Canadian Forest Service Publications
Kairomonal responses of natural enemies and associates of the southern Ips (Coleoptera: Curculionidae: Scolytinae) to Ipsdienol, Ipsenol, and Cis-Verbenol. 2013. Allison, J.D.; McKenney, J.L.; Miller, D.R.; Gimmel, M.L. Journal of Insect Behaviour. 26:321-335.
Available from: Great Lakes Forestry Centre
Catalog ID: 34097
CFS Availability: PDF (request by e-mail)
Available from the Journal's Web site. †
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Bark beetle infested pines are an ephemeral habitat utilized by a diverse assemblage of insects. Although many bark beetle insect associates have little or no measurable impact on bark beetle brood production, some reduce brood production by either competing with brood for the limited phloem tissue or by feeding on brood. Several studies have observed synchrony between the colonization of hosts by barkbeetles and the arrival of insect associates. Some insect associates mediate synchrony with bark beetle mass attacks with kairomonal responses to bark beetle aggregation pheromones. The objectives of this study were to document the community of Coleoptera associated with the southern Ips (Ips avulsus, Ips calligraphus and Ips grandicollis) and to test the hypothesis that synchrony of insect associates with the southern Ips is mediated by kairomonal responses to aggregation pheromones. A large community of Coleoptera (109 species) was recorded from traps baited with southern Ips pheromones. A significant treatment effect was observed for the guilds of meristem feeders, natural enemies and woodborers. The southern Ips pheromone ipsenol was broadly attractive to meristem feeders, natural enemies and woodborers and in general blends were more attractive than individual compounds. These results demonstrate that a diverse community of Coleoptera is associated with the southern Ips and that several members of this community facilitate synchrony with kairomonal responses to southem Ips aggregation pheromones.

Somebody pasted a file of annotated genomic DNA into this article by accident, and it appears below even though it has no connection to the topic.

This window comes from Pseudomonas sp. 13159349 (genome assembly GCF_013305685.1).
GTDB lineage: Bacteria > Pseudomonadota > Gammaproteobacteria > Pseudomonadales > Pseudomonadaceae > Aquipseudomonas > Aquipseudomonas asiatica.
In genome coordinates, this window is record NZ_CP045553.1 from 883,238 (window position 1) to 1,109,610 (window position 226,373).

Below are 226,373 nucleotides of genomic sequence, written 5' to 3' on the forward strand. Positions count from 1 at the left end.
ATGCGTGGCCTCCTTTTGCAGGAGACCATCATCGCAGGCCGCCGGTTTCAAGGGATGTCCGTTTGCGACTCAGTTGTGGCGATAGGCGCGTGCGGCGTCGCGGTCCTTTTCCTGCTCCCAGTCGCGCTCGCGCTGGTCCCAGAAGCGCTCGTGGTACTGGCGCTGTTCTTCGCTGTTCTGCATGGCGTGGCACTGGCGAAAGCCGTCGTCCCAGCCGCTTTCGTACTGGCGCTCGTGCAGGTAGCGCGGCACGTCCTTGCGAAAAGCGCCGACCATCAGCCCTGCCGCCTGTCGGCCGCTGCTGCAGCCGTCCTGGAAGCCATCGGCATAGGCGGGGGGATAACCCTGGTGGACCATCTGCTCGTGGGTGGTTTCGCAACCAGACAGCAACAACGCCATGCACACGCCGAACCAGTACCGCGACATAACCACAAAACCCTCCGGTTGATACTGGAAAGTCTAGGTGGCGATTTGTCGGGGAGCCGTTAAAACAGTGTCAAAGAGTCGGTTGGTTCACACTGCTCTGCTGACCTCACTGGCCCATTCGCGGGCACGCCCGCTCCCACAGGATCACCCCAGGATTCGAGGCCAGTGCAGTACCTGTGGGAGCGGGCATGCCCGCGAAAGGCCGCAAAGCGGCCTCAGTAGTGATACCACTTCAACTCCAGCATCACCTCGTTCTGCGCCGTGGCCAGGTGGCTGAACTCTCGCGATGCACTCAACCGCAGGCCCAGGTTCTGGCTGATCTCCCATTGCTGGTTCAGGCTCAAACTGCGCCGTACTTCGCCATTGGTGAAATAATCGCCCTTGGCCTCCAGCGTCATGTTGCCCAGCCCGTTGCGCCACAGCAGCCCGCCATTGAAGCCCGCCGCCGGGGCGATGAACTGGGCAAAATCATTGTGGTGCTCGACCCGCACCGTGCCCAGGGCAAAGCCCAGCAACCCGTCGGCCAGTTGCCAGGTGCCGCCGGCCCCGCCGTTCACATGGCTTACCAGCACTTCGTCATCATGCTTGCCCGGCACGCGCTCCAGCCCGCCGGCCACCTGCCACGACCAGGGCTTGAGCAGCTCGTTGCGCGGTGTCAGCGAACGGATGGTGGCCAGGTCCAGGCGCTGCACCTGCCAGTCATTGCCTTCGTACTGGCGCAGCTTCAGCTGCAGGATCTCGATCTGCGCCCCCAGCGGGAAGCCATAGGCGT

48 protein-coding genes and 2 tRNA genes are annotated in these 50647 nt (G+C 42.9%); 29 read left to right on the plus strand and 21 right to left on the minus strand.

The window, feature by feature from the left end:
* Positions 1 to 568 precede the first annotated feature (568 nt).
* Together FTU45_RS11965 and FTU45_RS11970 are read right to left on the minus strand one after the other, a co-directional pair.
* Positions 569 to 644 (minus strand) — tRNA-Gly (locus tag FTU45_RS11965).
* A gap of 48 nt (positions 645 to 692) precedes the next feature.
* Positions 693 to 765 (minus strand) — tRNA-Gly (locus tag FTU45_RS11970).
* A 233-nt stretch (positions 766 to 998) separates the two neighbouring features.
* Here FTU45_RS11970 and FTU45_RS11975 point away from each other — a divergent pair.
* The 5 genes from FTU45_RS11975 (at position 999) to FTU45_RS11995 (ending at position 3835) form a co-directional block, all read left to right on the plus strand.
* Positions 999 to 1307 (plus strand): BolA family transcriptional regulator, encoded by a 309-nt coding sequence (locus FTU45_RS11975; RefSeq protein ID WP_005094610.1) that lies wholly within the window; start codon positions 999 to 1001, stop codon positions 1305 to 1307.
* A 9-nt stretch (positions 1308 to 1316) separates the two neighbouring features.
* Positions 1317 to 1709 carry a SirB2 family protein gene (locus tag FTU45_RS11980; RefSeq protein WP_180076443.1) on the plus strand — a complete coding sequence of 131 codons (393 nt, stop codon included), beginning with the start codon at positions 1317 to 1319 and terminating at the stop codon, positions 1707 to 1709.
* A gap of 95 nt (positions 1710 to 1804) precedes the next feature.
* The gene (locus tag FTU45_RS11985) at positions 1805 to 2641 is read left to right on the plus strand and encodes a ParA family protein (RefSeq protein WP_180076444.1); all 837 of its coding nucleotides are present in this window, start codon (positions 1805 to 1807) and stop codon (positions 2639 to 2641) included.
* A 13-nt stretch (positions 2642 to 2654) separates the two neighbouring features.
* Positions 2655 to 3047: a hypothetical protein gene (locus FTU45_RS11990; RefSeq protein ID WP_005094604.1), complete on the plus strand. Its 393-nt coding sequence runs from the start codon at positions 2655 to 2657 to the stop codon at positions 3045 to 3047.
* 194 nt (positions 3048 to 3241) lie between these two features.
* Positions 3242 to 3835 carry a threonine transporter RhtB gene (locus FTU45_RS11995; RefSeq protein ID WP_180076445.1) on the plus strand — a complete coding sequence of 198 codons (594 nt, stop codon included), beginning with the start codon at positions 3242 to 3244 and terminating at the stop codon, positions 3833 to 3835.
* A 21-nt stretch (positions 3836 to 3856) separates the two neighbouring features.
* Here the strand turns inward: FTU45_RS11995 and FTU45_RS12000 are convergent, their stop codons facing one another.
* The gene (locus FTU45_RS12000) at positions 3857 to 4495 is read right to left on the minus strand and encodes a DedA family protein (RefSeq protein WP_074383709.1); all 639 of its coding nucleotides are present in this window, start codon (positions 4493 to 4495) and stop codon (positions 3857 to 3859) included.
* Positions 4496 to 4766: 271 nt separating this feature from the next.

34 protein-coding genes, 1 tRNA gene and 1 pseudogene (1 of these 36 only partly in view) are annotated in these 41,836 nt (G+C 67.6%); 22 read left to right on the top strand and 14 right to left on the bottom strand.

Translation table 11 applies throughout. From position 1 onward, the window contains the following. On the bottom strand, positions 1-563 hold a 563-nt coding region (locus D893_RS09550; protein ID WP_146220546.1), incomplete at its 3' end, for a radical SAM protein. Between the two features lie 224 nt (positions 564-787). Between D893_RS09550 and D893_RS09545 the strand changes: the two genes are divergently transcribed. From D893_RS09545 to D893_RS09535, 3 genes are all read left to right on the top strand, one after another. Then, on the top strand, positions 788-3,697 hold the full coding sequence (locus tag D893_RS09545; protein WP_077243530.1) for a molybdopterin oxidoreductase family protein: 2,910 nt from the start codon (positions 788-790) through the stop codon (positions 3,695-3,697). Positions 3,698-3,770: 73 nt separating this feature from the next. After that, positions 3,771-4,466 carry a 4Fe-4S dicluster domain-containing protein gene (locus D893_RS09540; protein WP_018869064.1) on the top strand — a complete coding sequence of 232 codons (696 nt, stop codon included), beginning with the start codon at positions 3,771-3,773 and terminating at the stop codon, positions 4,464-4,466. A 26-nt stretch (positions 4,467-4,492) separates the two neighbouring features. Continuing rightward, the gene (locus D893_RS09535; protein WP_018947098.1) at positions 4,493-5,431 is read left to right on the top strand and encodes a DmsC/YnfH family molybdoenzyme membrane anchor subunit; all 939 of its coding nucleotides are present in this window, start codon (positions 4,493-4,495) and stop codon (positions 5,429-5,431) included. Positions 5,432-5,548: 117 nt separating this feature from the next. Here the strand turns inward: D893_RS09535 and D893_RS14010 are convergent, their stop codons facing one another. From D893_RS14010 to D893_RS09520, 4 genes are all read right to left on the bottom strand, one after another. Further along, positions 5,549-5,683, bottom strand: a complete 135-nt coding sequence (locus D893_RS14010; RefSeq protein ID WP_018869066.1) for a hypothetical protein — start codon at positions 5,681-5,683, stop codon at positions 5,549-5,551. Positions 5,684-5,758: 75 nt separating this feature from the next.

Plain Language Summary
Bark beetles commonly infest species of southern pines. The infested trees become temporary habitat for a wide variety of insects. Some of these insects can influence the population dynamics of bark beetles by feeding on them or competing with them for available food. This study documented 109 species of beetles associated with three species of southern pine bark beetles of the Ips genus using traps baited with southern Ips aggregation pheromones. The study showed that the arrival of some of the associated insects is facilitated by exploitation of the aggregation pheromones of the southern pine bark beetles. This research was conducted while scientist J.D. Allison was associated with the Department of Entomology at Louisiana State University Agricultural Center.
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